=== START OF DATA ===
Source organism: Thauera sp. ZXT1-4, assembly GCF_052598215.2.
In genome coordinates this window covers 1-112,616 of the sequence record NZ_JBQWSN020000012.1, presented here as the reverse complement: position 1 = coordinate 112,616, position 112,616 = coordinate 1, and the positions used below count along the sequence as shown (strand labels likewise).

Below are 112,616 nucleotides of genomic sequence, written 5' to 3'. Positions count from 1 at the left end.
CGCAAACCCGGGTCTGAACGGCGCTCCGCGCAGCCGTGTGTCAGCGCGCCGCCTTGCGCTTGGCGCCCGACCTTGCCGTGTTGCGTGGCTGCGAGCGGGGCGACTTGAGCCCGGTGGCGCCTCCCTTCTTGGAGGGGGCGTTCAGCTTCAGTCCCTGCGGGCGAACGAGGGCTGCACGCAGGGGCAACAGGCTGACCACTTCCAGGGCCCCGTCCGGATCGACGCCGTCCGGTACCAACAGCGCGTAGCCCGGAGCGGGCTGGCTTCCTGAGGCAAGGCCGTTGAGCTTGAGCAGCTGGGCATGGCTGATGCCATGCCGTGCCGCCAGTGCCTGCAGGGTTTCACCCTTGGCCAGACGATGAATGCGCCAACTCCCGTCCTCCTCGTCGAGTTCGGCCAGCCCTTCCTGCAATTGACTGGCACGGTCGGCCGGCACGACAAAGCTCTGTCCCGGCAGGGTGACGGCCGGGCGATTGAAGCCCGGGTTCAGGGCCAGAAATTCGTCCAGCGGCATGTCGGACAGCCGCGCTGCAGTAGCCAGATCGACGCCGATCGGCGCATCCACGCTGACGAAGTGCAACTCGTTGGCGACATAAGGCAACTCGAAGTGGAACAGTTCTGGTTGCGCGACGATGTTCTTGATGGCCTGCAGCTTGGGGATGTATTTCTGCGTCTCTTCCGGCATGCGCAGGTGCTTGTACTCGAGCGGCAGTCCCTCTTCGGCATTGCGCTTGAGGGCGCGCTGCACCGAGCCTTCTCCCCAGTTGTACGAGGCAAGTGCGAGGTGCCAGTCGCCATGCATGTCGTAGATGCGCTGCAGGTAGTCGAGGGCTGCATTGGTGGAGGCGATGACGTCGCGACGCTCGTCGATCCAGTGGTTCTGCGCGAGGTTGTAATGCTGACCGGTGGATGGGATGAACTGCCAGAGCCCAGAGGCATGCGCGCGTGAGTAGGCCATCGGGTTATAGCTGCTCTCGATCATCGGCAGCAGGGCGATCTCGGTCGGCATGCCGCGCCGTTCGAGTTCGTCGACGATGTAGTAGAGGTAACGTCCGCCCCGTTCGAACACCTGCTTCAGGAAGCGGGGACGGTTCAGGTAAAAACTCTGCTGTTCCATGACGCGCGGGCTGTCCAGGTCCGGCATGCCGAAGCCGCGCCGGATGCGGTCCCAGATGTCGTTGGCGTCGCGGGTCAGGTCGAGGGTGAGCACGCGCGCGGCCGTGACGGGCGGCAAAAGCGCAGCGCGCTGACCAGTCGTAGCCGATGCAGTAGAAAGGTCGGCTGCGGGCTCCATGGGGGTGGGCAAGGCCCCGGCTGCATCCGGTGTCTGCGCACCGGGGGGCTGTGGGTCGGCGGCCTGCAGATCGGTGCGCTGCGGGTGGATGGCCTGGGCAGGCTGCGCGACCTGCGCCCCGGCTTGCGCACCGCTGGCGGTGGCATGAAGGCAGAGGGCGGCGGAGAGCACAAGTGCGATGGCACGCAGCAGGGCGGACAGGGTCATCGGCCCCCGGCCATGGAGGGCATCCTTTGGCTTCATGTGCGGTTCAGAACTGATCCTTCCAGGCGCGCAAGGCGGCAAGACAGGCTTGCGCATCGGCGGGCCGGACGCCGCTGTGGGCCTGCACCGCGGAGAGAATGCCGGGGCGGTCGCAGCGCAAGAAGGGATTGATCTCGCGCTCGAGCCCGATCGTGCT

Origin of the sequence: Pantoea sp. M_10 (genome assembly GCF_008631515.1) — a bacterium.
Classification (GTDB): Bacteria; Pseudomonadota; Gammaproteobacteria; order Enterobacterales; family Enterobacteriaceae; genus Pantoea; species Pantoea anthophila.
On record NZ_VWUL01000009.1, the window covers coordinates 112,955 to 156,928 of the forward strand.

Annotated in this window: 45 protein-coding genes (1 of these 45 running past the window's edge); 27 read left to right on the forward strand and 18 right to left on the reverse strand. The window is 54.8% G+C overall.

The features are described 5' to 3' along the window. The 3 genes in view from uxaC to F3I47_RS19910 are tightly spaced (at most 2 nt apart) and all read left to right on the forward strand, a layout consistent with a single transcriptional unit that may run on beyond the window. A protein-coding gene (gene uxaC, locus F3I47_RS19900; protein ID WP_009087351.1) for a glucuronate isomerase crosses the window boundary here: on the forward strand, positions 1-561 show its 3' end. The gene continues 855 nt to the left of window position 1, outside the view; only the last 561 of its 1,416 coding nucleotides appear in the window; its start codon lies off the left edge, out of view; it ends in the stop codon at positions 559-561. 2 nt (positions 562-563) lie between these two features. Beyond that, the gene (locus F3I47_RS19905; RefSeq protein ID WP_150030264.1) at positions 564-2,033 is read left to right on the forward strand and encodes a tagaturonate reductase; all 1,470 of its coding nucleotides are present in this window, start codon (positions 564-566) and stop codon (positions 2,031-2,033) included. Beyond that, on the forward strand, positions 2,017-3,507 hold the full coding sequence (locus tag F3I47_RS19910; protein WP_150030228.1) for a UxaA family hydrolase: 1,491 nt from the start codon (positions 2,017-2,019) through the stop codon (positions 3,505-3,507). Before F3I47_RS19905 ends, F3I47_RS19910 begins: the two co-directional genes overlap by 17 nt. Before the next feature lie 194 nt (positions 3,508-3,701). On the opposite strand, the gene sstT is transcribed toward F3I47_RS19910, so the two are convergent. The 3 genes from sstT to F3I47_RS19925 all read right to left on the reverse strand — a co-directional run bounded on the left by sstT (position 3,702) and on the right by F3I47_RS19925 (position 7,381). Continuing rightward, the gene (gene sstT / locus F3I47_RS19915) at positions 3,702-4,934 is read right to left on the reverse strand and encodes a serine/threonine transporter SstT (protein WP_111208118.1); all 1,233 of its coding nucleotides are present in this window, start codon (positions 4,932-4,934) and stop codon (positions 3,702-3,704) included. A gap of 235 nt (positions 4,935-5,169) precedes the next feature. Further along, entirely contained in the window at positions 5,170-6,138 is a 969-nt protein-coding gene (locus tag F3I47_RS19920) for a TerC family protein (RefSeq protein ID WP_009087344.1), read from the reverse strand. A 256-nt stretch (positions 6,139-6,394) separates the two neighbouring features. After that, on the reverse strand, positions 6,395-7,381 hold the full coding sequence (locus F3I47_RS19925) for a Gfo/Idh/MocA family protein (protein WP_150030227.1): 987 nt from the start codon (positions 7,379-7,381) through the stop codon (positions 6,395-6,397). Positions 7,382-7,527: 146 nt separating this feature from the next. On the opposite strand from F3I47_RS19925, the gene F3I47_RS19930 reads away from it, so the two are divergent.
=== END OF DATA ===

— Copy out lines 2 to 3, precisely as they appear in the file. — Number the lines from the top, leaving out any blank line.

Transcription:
In genome coordinates this window covers 1-112,616 of the sequence record NZ_JBQWSN020000012.1, presented here as the reverse complement: position 1 = coordinate 112,616, position 112,616 = coordinate 1, and the positions used below count along the sequence as shown (strand labels likewise).

Below are 112,616 nucleotides of genomic sequence, written 5' to 3'. Positions count from 1 at the left end.